Cloud Computing services 'will grow faster than trad IT'

Worldwide revenue from public IT Cloud Computing services exceeded $16bn in 2009, and is forecast to reach $55.5bn in 2014, representing a compound annual growth rate (CAGR) of 27.4 per cent.

The study ‘Worldwide and Regional Public IT Cloud Services 2010-2014 Forecast’ from market-watcher IDC forecasts revenue growth segmented by five functional categories within eight regions/countries. The forecast data lead to key conclusions regarding Cloud offerings' revenue, and Cloud growth impacts on the IT industry, customer adoption shifts among the five IT cloud services categories, and shifting adoption patterns among the eight regions/countries.

The report’s key findings include:

  • While spending on public IT cloud offerings in 2014 will reach 12 per cent of the size of traditional IT product spending, it will be over 25 per cent of the net-new growth in traditional IT products. Growth-oriented IT vendors should invest in proportion to this net-new growth impact, rather than cloud services’ revenue impact.
  • Among the five primary Cloud services segments forecast in this document, Cloud applications dominated in 2009, but IDC forecasts that by 2014 a less-skewed distribution of revenue will occur, with applications accounting for a little over one-third of market revenue and increased revenue shares in infrastructure and platform-as-a-service (PaaS) segments.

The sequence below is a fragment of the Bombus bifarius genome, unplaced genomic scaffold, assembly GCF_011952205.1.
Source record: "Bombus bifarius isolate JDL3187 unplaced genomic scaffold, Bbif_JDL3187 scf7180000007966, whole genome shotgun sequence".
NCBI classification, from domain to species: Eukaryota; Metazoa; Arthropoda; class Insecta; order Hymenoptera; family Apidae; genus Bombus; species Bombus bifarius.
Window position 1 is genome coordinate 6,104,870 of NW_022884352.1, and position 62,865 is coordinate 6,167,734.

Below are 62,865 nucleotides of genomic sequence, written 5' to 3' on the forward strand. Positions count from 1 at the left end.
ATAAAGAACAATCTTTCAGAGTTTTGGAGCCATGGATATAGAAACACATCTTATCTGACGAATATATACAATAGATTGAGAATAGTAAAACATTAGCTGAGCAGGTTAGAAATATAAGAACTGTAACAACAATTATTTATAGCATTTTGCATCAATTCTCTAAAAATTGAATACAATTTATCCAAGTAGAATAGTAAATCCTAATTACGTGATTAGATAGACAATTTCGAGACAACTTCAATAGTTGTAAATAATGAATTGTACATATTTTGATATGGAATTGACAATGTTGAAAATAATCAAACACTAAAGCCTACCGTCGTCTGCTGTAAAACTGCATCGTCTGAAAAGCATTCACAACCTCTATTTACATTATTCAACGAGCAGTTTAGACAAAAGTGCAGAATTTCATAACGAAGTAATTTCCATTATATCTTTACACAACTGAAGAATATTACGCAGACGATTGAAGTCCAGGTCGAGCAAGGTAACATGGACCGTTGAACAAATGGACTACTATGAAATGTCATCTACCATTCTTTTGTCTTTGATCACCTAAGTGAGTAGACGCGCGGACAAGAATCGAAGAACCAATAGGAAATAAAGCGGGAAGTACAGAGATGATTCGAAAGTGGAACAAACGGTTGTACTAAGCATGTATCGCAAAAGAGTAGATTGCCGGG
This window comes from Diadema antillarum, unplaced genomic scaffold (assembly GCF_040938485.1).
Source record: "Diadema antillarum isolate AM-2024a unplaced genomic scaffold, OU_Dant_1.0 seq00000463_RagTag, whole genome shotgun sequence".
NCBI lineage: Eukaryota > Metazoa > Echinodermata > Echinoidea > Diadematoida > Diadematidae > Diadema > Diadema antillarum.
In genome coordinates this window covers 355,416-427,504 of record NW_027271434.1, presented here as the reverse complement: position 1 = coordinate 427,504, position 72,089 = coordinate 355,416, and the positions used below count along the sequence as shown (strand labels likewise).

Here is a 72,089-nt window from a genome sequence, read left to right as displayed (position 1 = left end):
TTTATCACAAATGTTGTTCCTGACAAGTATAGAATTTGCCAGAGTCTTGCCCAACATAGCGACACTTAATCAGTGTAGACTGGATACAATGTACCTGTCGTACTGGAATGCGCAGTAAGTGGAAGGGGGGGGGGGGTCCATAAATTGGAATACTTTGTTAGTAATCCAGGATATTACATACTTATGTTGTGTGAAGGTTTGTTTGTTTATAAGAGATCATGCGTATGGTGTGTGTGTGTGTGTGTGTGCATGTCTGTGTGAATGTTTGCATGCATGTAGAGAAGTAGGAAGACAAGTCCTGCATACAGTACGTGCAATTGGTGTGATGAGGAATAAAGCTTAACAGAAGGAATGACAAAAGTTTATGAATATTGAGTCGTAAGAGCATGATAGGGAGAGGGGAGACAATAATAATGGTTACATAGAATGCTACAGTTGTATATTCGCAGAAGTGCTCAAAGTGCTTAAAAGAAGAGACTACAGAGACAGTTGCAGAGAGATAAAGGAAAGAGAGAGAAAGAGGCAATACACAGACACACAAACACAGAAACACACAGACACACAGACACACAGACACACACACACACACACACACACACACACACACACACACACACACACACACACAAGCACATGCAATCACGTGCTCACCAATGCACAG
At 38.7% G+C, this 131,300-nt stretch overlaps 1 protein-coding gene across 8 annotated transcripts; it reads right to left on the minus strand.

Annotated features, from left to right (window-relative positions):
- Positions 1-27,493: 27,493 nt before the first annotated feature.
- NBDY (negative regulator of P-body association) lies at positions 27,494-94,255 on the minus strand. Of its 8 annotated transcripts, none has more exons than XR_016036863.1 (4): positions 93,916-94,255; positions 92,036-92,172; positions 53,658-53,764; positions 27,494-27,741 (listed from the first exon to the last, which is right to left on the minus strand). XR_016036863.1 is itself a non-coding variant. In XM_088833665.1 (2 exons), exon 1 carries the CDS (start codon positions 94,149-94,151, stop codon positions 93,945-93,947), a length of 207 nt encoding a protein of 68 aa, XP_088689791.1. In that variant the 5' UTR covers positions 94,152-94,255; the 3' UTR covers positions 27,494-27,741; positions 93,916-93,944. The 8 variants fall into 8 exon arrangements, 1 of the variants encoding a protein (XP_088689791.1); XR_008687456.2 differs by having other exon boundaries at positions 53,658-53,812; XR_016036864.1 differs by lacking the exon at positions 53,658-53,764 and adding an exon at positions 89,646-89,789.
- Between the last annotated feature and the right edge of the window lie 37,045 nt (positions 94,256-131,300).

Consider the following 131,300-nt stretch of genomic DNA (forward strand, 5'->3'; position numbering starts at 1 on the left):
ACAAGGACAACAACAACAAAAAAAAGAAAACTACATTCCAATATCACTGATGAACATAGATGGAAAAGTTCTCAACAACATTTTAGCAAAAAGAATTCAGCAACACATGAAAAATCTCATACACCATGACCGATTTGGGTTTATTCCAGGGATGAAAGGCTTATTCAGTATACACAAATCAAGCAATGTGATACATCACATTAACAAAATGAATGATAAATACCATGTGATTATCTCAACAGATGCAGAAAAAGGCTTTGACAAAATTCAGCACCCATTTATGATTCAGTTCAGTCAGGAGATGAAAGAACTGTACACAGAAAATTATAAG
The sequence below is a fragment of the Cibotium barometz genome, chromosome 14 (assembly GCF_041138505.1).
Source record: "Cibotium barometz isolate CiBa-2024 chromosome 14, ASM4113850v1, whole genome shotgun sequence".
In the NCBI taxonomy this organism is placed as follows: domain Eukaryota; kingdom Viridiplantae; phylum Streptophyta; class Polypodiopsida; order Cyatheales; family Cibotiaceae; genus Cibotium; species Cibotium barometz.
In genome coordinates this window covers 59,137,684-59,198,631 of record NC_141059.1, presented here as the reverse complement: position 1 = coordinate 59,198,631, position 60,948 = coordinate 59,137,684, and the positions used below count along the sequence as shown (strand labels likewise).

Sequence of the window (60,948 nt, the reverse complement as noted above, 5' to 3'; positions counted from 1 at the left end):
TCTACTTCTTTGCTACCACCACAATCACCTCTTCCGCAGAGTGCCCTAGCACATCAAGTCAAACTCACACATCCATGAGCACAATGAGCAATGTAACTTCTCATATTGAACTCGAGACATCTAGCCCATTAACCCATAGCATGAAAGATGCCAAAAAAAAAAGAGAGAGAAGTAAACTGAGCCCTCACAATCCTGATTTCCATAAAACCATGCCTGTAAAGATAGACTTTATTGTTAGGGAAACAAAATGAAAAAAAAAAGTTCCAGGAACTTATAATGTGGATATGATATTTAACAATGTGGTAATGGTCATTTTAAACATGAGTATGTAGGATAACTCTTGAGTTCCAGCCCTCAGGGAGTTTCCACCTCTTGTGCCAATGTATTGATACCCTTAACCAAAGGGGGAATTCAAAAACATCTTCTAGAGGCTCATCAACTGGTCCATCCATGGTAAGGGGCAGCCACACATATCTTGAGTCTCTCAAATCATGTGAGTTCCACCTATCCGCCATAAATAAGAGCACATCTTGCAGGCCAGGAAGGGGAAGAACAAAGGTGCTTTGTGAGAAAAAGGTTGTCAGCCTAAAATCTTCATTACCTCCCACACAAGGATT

• Adoption growth will shift away from US dominance. Revenue from public IT Cloud services in 2009 was concentrated in the US – 70.2 per cent – but by 2014 the US share will drop to 51.4 per cent, with other regions/countries – notably Western Europe and Asia/Pacific (excluding Japan) – growing their share with rapidity.

“The Cloud model will propel IT market growth and expansion for the next 20 years, and will help the industry to more rapidly develop and distribute a new generation of ‘killer apps’, and to more successfully penetrate small and medium-sized businesses,” avers IDC senior vice president and chief analyst Frank Gens. “As this happens, industry leadership ranks will certainly change.”

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